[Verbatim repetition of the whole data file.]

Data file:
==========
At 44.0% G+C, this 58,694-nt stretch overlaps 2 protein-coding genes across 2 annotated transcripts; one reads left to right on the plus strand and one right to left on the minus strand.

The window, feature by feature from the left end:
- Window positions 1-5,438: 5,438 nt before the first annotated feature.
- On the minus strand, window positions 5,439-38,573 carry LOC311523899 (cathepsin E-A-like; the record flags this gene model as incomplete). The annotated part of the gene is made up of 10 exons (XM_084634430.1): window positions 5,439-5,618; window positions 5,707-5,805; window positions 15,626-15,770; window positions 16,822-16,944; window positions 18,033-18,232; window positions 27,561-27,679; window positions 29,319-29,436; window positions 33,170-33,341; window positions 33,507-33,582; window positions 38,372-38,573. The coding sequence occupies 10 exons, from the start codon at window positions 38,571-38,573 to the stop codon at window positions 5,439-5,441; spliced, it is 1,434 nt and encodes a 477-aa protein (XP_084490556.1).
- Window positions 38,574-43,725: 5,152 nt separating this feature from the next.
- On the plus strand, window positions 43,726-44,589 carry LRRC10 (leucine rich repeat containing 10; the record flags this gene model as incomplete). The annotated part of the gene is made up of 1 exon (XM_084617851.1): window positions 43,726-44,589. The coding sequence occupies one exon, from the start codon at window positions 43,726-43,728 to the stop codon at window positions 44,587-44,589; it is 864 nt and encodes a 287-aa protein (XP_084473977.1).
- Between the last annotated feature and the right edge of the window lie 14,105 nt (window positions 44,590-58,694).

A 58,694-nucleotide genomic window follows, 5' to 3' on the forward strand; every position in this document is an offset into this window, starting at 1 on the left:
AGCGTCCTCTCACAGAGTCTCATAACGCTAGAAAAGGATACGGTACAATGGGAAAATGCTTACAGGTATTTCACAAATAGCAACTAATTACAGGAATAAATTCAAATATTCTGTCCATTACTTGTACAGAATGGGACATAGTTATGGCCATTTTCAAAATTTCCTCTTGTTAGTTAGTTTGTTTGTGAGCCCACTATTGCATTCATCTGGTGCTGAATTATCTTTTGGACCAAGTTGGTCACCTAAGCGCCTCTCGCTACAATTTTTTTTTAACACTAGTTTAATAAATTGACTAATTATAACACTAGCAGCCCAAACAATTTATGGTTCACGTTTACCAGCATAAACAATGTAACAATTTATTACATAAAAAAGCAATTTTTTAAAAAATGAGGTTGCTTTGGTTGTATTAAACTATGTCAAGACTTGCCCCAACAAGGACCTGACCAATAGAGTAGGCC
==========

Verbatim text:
At 44.0% G+C, this 58,694-nt stretch overlaps 2 protein-coding genes across 2 annotated transcripts; one reads left to right on the plus strand and one right to left on the minus strand.

The window, feature by feature from the left end:
- Window positions 1-5,438: 5,438 nt before the first annotated feature.
- On the minus strand, window positions 5,439-38,573 carry LOC311523899 (cathepsin E-A-like; the record flags this gene model as incomplete). The annotated part of the gene is made up of 10 exons (XM_084634430.1): window positions 5,439-5,618; window positions 5,707-5,805; window positions 15,626-15,770; window positions 16,822-16,944; window positions 18,033-18,232; window positions 27,561-27,679; window positions 29,319-29,436; window positions 33,170-33,341; window positions 33,507-33,582; window positions 38,372-38,573. The coding sequence occupies 10 exons, from the start codon at window positions 38,571-38,573 to the stop codon at window positions 5,439-5,441; spliced, it is 1,434 nt and encodes a 477-aa protein (XP_084490556.1).
- Window positions 38,574-43,725: 5,152 nt separating this feature from the next.
- On the plus strand, window positions 43,726-44,589 carry LRRC10 (leucine rich repeat containing 10; the record flags this gene model as incomplete). The annotated part of the gene is made up of 1 exon (XM_084617851.1): window positions 43,726-44,589. The coding sequence occupies one exon, from the start codon at window positions 43,726-43,728 to the stop codon at window positions 44,587-44,589; it is 864 nt and encodes a 287-aa protein (XP_084473977.1).
- Between the last annotated feature and the right edge of the window lie 14,105 nt (window positions 44,590-58,694).

A 58,694-nucleotide genomic window follows, 5' to 3' on the forward strand; every position in this document is an offset into this window, starting at 1 on the left:
AGCGTCCTCTCACAGAGTCTCATAACGCTAGAAAAGGATACGGTACAATGGGAAAATGCTTACAGGTATTTCACAAATAGCAACTAATTACAGGAATAAATTCAAATATTCTGTCCATTACTTGTACAGAATGGGACATAGTTATGGCCATTTTCAAAATTTCCTCTTGTTAGTTAGTTTGTTTGTGAGCCCACTATTGCATTCATCTGGTGCTGAATTATCTTTTGGACCAAGTTGGTCACCTAAGCGCCTCTCGCTACAATTTTTTTTTAACACTAGTTTAATAAATTGACTAATTATAACACTAGCAGCCCAAACAATTTATGGTTCACGTTTACCAGCATAAACAATGTAACAATTTATTACATAAAAAAGCAATTTTTTAAAAAATGAGGTTGCTTTGGTTGTATTAAACTATGTCAAGACTTGCCCCAACAAGGACCTGACCAATAGAGTAGGCC